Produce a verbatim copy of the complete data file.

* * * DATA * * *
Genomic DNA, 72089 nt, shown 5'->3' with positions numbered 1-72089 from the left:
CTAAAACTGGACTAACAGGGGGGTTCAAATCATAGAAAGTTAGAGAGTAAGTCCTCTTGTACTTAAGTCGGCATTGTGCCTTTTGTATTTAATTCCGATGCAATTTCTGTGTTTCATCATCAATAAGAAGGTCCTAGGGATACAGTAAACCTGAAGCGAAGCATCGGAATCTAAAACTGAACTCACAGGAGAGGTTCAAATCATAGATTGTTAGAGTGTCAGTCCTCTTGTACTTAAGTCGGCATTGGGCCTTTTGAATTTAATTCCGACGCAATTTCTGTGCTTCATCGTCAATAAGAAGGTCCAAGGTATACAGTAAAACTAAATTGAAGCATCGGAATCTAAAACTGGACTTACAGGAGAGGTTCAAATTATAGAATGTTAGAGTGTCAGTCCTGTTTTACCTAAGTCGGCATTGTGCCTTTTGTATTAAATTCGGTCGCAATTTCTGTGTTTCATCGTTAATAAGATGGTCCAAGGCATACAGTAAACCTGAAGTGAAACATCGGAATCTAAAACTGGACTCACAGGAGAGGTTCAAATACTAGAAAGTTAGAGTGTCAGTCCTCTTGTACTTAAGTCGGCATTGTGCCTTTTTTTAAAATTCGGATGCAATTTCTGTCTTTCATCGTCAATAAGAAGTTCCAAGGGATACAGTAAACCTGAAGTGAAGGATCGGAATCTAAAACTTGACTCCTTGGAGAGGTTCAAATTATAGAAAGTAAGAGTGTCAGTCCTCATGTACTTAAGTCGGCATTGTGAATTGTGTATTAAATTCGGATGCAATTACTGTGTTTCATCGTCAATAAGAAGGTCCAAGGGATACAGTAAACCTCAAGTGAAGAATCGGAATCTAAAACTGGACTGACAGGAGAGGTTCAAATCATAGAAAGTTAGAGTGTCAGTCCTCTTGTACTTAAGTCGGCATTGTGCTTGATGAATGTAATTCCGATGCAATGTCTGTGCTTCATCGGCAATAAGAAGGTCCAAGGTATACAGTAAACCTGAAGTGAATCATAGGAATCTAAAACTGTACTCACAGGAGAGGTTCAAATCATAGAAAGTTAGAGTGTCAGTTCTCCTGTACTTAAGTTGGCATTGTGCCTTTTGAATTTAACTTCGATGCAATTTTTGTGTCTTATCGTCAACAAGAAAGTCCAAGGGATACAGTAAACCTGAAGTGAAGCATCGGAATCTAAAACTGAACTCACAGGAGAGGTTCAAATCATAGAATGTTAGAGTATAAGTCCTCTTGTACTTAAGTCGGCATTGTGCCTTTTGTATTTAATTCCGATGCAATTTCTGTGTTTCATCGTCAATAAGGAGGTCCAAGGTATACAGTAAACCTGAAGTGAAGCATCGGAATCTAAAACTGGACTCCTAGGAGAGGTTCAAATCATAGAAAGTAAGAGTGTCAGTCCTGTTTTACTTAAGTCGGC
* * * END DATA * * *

Genomic DNA, 72089 nt, shown 5'->3' with positions numbered 1-72089 from the left:
CTAAAACTGGACTAACAGGGGGGTTCAAATCATAGAAAGTTAGAGAGTAAGTCCTCTTGTACTTAAGTCGGCATTGTGCCTTTTGTATTTAATTCCGATGCAATTTCTGTGTTTCATCATCAATAAGAAGGTCCTAGGGATACAGTAAACCTGAAGCGAAGCATCGGAATCTAAAACTGAACTCACAGGAGAGGTTCAAATCATAGATTGTTAGAGTGTCAGTCCTCTTGTACTTAAGTCGGCATTGGGCCTTTTGAATTTAATTCCGACGCAATTTCTGTGCTTCATCGTCAATAAGAAGGTCCAAGGTATACAGTAAAACTAAATTGAAGCATCGGAATCTAAAACTGGACTTACAGGAGAGGTTCAAATTATAGAATGTTAGAGTGTCAGTCCTGTTTTACCTAAGTCGGCATTGTGCCTTTTGTATTAAATTCGGTCGCAATTTCTGTGTTTCATCGTTAATAAGATGGTCCAAGGCATACAGTAAACCTGAAGTGAAACATCGGAATCTAAAACTGGACTCACAGGAGAGGTTCAAATACTAGAAAGTTAGAGTGTCAGTCCTCTTGTACTTAAGTCGGCATTGTGCCTTTTTTTAAAATTCGGATGCAATTTCTGTCTTTCATCGTCAATAAGAAGTTCCAAGGGATACAGTAAACCTGAAGTGAAGGATCGGAATCTAAAACTTGACTCCTTGGAGAGGTTCAAATTATAGAAAGTAAGAGTGTCAGTCCTCATGTACTTAAGTCGGCATTGTGAATTGTGTATTAAATTCGGATGCAATTACTGTGTTTCATCGTCAATAAGAAGGTCCAAGGGATACAGTAAACCTCAAGTGAAGAATCGGAATCTAAAACTGGACTGACAGGAGAGGTTCAAATCATAGAAAGTTAGAGTGTCAGTCCTCTTGTACTTAAGTCGGCATTGTGCTTGATGAATGTAATTCCGATGCAATGTCTGTGCTTCATCGGCAATAAGAAGGTCCAAGGTATACAGTAAACCTGAAGTGAATCATAGGAATCTAAAACTGTACTCACAGGAGAGGTTCAAATCATAGAAAGTTAGAGTGTCAGTTCTCCTGTACTTAAGTTGGCATTGTGCCTTTTGAATTTAACTTCGATGCAATTTTTGTGTCTTATCGTCAACAAGAAAGTCCAAGGGATACAGTAAACCTGAAGTGAAGCATCGGAATCTAAAACTGAACTCACAGGAGAGGTTCAAATCATAGAATGTTAGAGTATAAGTCCTCTTGTACTTAAGTCGGCATTGTGCCTTTTGTATTTAATTCCGATGCAATTTCTGTGTTTCATCGTCAATAAGGAGGTCCAAGGTATACAGTAAACCTGAAGTGAAGCATCGGAATCTAAAACTGGACTCCTAGGAGAGGTTCAAATCATAGAAAGTAAGAGTGTCAGTCCTGTTTTACTTAAGTCGGC